Cycling Japan – Fukuyama, Japan

Cycling Japan
Fukuyama, Japan

I was holed up in a capsule hotel nursing an injury. The pain in my right knee was unbearable. It felt like slivers of glass pricking the meat between the bones. I limped to the communal bath and peeled off the cycling jersey and shorts. Two wrinkled old men soaked in the whirlpool. I waded in. We sat like pink-faced macaques bathing in mountain hot springs. The water bubbled and swirled around me, massaging my weary legs and stiff lower back. Half an hour later, I left the bath, slipped on the Japanese robe, and hobbled back to the capsule.

I had over-exerted myself, cycling 180 km in 18 hours with shoulders hunched and rain pelting my back. I began cycling from Fukuoka on the island of Kyushu and had planned to ride back to my flat in Gifu, the belly button of Japan. Two days later, I was convalescing in a capsule hotel near Hiroshima’s red light district. I wanted to continue, but my knees ached. The spirit was willing, but the flesh was weak.

The next morning, I woke up still weary in my coffin-like chamber. Capsule hotels are for people who can sleep soundly in trenches, not for lightweights like me who are easily roused by the sounds of snoring, jangling keys, and talkative drunks who bring their noise in with them. I decided to leave, and if the pain in my knee was too intense to cycle, I’d return to Gifu by train.

The sun was just a suggestion in an overcast sky. I cycled slowly past Genbaku Dome which survived the atomic attack. The blast peeled back the skin of the dome and left the steel skeleton of the frame exposed. It looked out of place in the new metropolis that
surrounded it.

I pedaled slowly down the main road out of Hiroshima. Old men with cigarettes dangling from their lips and schoolgirls in pleated skirts pedaled past me. A trolley car clanked down the street. Office ladies on steel framed bicycles signaled with a ring from their bells before they overtook me. Shops were opening; the Pachinko parlors, where the Japanese go to gamble, were closed. Slowly the city receded, and so did the pain in my knee, so I rode 100 kilometers to Fukuyama.

Then I got lost.

Japanese roads are unmarked labyrinths. They bend like streams around the hills that pimple the country, branching off and winding through cities and towns, narrowing into alleyways, sometimes forking abruptly, sometimes stopping at dead ends. Hiroshima was the exception, but I was now miles from the checkerboard streets of the city.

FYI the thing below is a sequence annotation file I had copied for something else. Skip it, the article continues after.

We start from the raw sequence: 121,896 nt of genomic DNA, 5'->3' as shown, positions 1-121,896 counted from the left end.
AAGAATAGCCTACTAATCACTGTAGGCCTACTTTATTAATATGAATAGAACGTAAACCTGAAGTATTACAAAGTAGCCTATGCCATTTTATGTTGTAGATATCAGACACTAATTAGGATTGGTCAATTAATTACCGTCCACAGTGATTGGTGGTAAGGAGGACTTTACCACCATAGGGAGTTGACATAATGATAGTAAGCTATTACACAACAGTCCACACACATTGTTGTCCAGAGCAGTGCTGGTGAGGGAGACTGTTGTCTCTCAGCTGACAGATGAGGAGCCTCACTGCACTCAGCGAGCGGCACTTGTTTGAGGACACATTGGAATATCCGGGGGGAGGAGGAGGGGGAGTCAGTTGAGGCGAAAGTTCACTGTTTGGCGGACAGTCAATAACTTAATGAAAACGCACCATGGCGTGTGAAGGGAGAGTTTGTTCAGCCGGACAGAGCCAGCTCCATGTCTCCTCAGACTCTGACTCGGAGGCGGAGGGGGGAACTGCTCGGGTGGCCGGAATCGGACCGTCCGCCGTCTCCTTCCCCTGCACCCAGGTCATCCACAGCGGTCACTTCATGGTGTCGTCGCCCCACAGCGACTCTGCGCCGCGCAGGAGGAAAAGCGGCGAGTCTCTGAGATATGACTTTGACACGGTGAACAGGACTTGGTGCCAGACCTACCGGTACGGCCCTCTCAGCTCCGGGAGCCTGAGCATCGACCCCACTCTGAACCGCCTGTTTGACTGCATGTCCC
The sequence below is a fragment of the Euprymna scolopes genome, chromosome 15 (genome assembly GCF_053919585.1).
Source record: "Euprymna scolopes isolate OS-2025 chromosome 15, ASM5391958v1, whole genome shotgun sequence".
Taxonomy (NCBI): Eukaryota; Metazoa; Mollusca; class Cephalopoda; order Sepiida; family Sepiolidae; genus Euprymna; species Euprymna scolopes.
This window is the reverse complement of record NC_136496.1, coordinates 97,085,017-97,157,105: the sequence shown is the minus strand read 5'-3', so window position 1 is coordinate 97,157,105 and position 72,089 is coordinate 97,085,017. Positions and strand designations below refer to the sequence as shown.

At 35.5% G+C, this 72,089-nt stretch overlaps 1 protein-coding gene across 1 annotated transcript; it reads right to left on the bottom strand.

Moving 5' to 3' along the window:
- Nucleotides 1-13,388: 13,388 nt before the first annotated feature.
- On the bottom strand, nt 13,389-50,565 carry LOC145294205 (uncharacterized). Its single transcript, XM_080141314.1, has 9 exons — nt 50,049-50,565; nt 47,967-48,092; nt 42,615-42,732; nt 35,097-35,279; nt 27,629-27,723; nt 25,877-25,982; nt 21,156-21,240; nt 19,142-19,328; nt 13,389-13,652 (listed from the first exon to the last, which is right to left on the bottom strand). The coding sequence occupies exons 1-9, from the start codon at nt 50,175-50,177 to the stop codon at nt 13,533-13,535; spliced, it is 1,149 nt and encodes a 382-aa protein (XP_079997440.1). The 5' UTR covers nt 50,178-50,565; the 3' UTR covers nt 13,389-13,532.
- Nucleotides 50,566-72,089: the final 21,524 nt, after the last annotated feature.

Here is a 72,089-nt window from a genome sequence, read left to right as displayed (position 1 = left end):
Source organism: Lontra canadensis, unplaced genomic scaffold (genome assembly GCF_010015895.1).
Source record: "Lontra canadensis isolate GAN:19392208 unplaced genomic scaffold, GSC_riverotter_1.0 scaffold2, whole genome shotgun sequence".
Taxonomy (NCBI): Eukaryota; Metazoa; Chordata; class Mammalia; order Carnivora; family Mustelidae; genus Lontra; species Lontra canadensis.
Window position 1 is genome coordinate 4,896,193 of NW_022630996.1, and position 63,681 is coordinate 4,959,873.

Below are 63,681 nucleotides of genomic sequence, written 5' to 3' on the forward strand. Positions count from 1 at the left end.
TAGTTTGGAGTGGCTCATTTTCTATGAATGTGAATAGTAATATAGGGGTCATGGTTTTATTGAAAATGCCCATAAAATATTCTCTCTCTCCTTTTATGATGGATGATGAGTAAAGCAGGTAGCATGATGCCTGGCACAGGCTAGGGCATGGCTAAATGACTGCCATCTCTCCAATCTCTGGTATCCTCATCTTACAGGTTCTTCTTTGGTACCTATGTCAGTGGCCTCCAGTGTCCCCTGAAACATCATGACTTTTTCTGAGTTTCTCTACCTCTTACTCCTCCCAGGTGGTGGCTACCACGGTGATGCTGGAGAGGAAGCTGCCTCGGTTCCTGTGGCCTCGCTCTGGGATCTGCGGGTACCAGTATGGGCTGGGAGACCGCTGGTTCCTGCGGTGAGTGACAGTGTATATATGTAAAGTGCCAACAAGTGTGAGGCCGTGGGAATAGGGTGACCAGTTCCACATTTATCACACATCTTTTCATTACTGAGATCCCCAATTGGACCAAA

Days ago, before the injury, I was following a rural road that ran parallel to the expressway. Abruptly, the auxiliary road I was biking on ascended a dirt road that cut through a bamboo grove. The handheld global positioning satellite unit that I navigated by pointed northeast, following the expressway which dipped into a tunnel. So, I hopped on the expressway and raced through the tunnel. I was stopped on the other side.

Three police officers wearing ping-pong ball helmets on their heads rolled up in a black, mid-sized sedan that looked more like a taxi cab than a squad car. The senior officer wore a permanent frown on his old face. A kindly-looking old man in glasses and a thirty-something wearing chevron stripes on his sleeves stood beside me. Save for the dark blue khaki fatigues and the polished boots, there was nothing in their appearance to suggest that they were cops. They didn’t have muscles or batons or badges on their chests. The senior officer asked me if I spoke Japanese.

“A little,” I said in that deferential tone which men of his rank expected.
“We are police. We take you to police house.” And taking my arm, he escorted me to the car.

At the police house, which looked like a teacher’s lounge in an inner-city high school, they peppered me with questions. They wanted to know why I was on the expressway and where I was bound. I explained as best I could in caveman-like Japanese. They also wanted to know how many kilometers I cycled a day, where I slept at night, and how I liked Japan. They wrote a report and took my fingerprints – as a formality, the sergeant explained. I expected to be slapped with a fine, but I was released with a kindly, “Kiotsukete!” (Be careful!) – a common farewell that parents often give before their children leave for school.

Now on a quiet mountain road, I came to a fork in the road. Do I take the right road or the left? Rain pissed on my gear and the wind tugged at my sleeves.

Less than a week ago, I was cycling up a hill on a wet night similar to this one. Cars and trucks rumbled past me. I heard the screeching of tires and saw a car slide across the wet pavement like a hockey puck, spraying orange sparks from a dropped rear fender. It slammed violently into the concrete wall and skidded to a stop near the center divider just a few meters ahead of me. The air smelled of burned rubber. I raced up the hill and saw the driver standing beside his knocked-out ride calling for help on his k-tai. He was unnerved, but unscathed. Passing motorists stopped to offer aid, so I continued on. “Live each day as if it were your last,” is a saying that has a lot more meaning when you’re always just a few inches from becoming road-kill.

But there were few cars on the road now. I stopped at one of the ubiquitous vending machines and stood under the awning sipping Pocari Sweat, my favorite oddly named sports drink. The only problem I had now, to borrow a line from Dale Carnegie, “was choosing the right thoughts.” It was dark, but I had a flashlight which I duct taped to the fork of the bicycle. I couldn’t stop the wind or rain, but I could weatherproof my thoughts. I was lost, but on a road that went somewhere.

I continued pedaling, chanting the words that had become my mantra: a new breath, a new moment, new choices. Despite the rain, the pain, and the setbacks, I was where I wanted to be.

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